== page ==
Many people have transferred a home to the child and then discovered it wasn’t the prudent thing to do for a variety of reasons. If you’re considering giving your home to your children, talk to your estate planning advisor first to make sure you do it right for your situation.
Many people mistakenly believe they can transfer their home to their children while retaining the right to continue living in it for the rest of their life, and remove a substantial portion of the home’s value from their taxable estate. They reason it’s a simple, inexpensive way to avoid probate and reduce estate taxes.
But, on the contrary, retaining such a life estate guarantees that the home’s value will be included in your taxable estate when you die. That’s not necessarily a bad thing, though. It depends on your situation and what you’re trying to achieve.
If you give your home to your children outright, they’ll take over your tax basis (known as carry-over basis) in the property. So if the home has appreciated significantly in value, or you expect it to appreciate in the future, your children won’t be able to sell it without triggering substantial capital gains taxes. On the other hand, if the home passes to your children as part of your estate, they’ll receive a stepped-up basis, which reduces potential capital gains.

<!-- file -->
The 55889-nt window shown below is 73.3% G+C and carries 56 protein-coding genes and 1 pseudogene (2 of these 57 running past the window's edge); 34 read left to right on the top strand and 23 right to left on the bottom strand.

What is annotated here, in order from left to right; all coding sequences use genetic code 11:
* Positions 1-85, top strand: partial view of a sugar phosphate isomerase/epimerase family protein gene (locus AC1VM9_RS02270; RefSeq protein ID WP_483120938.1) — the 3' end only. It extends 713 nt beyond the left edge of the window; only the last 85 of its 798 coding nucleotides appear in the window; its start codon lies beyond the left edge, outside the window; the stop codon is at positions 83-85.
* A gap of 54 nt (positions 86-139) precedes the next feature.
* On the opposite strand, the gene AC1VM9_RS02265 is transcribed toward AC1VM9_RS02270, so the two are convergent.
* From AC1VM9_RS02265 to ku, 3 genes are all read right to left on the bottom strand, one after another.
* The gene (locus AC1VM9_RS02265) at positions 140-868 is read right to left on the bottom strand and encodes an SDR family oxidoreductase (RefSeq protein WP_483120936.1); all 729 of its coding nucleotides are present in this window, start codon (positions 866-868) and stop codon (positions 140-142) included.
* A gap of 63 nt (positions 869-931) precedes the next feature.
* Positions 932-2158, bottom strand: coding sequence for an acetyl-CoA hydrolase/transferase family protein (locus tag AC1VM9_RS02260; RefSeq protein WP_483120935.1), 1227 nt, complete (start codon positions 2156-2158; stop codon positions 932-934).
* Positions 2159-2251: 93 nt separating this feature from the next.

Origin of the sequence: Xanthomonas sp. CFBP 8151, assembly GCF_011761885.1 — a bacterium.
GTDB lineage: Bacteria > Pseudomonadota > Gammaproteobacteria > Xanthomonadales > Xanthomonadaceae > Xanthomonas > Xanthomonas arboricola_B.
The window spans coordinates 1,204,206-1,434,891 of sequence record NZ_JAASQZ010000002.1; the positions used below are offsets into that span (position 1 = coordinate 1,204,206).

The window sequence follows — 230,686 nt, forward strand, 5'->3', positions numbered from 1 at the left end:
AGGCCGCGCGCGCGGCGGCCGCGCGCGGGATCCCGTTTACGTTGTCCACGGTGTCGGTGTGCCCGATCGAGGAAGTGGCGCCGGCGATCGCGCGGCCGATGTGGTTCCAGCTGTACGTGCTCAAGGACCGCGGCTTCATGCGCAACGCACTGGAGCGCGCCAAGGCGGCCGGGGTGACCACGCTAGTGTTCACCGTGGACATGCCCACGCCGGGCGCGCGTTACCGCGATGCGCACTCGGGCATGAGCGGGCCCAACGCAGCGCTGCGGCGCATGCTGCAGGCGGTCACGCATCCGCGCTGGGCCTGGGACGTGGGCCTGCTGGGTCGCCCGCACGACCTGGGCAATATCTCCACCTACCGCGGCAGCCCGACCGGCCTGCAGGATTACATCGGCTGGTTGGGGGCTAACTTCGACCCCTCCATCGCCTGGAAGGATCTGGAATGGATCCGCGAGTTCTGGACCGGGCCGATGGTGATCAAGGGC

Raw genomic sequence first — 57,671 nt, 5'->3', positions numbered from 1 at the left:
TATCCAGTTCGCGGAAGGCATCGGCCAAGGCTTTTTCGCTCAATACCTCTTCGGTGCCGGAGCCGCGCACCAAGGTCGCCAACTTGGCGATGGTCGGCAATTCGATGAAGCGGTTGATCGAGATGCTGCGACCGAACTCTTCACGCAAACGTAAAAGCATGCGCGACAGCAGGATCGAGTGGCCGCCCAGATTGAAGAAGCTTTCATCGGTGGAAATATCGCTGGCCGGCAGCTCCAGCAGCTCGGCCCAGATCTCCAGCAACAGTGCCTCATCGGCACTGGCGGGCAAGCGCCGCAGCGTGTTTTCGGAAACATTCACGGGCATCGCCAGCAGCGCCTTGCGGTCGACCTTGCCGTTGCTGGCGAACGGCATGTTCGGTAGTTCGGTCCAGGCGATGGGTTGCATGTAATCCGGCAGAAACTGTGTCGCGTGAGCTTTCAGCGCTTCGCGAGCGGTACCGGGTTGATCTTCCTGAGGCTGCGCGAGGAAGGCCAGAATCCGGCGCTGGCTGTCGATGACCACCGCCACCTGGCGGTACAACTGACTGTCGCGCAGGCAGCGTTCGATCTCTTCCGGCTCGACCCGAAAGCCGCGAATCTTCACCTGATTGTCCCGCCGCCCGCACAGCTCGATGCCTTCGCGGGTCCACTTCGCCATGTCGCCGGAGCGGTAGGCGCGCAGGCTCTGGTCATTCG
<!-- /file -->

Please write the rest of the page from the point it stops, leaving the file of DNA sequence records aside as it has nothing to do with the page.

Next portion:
To determine the best course, compare the potential tax implications of each strategy. Retaining a life estate may be a good option if, for example, you believe that potential capital gains taxes would outweigh any estate tax savings an outright gift would create.
Of course, you can achieve the same result simply by leaving your home to your children in your will or living trust. But transferring your home while retaining a life estate may offer certain benefits, including protecting the home from your creditors and reducing your assets in order to qualify for Medicaid.
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RANDALL A. DENHA, J.D., LL.M. is principal and founder of the law firm of Denha & Associates, PLLC with offices in Birmingham, MI and West Bloomfield, MI. He can be reached at (248) 265-4100 or by email at firstname.lastname@example.org